13almost incapable of originating anything himself unless he
14had what he thought was approval from above, that he was a
15man who was dependent on approval of those whom he
17 Q. [Mr Irving]     Professor Watt, Himmler's brother actually told me the
18same. He said, I cannot imagine Heinny would have done
19this on his own. He said he was a bit of a coward. I
20think I mentioned this also in my books.
21 A. [Professor Cameron Watt]     Towards the end, he began to lose confidence in Hitler and
22he became open to the sort of arguments that were advanced
23by senior SS officers, the belief that the Allies would
24make a separate peace with him and so on, and he reached a
25point where Hitler believed that he was being betrayed,
26and there is an expression of his disbelief at this.

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 1 Q. [Mr Irving]     But that is another story, as they say. Can I draw
 2attention to the fact that the passages we read out were
 3written by you in June 1977, in view of the fact that 23
 4years have passed and still no document has come to light
 5to shake the notion which you considered at that time
 6inherently improbable, would you consider that my notion
 7has become slightly more sustainable?
 8 A. [Professor Cameron Watt]     I think I would be reluctant to change my mind about
 9that. What I should say, however, is that the challenge
10that you then raise to the historical profession.
11 Q. [Mr Irving]     The thousand pound offer?
12 A. [Professor Cameron Watt]     I was not thinking of money. I was thinking simply of the
13challenge of putting forward the sort of views you did and
14basing them on historical research, rather than
15ideological conviction, or at least seemingly so, has
16directly resulted in an enormous outburst of research into
17the ----
18 Q. [Mr Irving]     Holocaust?
19 A. [Professor Cameron Watt]     - into the massacres of the Jews, into the Holocaust and so
20on, which is now so large an area of historical research
21that it can support journals, it can support conferences.
22I see that there are three scheduled in Britain this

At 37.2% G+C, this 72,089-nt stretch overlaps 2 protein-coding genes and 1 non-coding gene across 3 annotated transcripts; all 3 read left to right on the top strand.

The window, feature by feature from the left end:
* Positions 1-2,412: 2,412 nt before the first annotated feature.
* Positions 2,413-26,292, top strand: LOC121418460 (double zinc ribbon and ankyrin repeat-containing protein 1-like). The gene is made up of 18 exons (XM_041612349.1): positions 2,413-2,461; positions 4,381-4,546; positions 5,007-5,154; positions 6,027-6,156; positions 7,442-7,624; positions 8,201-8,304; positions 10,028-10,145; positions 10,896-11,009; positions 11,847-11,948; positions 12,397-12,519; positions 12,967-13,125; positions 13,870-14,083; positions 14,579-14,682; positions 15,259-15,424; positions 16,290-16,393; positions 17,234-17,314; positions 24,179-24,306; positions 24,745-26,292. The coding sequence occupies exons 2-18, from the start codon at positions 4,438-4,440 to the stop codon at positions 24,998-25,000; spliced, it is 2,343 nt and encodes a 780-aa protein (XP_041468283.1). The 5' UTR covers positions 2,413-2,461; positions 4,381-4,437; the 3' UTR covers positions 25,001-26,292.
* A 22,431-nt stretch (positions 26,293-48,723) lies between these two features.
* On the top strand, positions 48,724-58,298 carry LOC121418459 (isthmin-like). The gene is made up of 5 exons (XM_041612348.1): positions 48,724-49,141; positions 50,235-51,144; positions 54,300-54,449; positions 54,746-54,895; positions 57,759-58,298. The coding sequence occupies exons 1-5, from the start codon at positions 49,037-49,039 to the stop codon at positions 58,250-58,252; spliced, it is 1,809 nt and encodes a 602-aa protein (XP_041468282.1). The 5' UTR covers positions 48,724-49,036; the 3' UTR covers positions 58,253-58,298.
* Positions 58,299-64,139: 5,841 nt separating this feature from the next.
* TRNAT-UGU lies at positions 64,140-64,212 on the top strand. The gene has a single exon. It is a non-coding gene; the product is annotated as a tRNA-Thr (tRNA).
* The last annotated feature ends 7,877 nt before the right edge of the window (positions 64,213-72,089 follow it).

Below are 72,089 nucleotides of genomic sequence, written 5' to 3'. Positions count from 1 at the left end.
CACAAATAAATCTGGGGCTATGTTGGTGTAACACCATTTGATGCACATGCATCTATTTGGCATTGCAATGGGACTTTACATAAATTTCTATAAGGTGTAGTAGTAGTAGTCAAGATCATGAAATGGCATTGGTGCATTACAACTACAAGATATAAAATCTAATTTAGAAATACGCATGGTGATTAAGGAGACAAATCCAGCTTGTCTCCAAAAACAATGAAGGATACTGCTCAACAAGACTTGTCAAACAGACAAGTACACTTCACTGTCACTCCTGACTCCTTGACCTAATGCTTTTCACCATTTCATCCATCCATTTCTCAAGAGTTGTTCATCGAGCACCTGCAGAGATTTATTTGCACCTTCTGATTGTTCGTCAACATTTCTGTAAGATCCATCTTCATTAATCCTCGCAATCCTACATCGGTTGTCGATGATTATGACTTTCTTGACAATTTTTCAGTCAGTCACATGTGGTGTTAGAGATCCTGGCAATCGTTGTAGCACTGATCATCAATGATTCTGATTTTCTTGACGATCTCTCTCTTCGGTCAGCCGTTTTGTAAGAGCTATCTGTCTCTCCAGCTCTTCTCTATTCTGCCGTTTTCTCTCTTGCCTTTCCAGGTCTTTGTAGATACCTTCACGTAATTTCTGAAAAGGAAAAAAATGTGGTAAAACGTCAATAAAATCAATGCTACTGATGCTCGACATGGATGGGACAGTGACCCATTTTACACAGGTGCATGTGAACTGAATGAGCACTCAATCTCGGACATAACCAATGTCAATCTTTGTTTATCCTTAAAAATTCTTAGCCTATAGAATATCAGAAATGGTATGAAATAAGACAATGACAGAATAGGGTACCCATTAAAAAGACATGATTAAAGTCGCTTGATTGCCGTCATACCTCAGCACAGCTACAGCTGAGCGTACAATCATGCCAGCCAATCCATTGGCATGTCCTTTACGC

23coming year and that I myself am appearing in one in
24America in March. This, I think, is a direct result of
25the challenge which Mr Irving's work and the consistency
26and the effort which he has put into maintaining it in

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 1public, has resulted in somewhat similar ----
 2 Q. [Mr Irving]     Would you describe my notion as being perverse? Would you
 3use that kind of word to describe it?
 4 A. [Professor Cameron Watt]     This is an argument about nominalism. I think that it is
 5perverse in relation to the values of western society, as
 6I understand them. I do not think it is perverse,
 7speaking as a historian. I have seen more perverse
 8arguments put forward, for example the gentleman who
 9maintained that Stalin hardly killed anybody, who held an
10academic post of some importance in an American
11university. I gather that he has now changed his mind as
12a result of being shown the KGB records and is editing a
13book which is hastily changing his position.
14     I think to maintain that America entered the
15Second World War as a result of the machinations of
16British security authorities in New York is perverse.
17I think that the views that Stalin was about to attack
18Hitler when Hitler attacked Stalin, which is a view that
19apparently commands a certain amount of support in America
20and Germany and Israel, is perverse.
21     There are areas of perversity and indeed the
22late Alan Clark's support for an eminent British
23historian's views that Chamberlain could have made peace
24with Hitler in 1937, and that somebody else besides
25Churchill have made piece with Hitler in 1940, I regard
26these as perverse. There is a lot of perversity about, if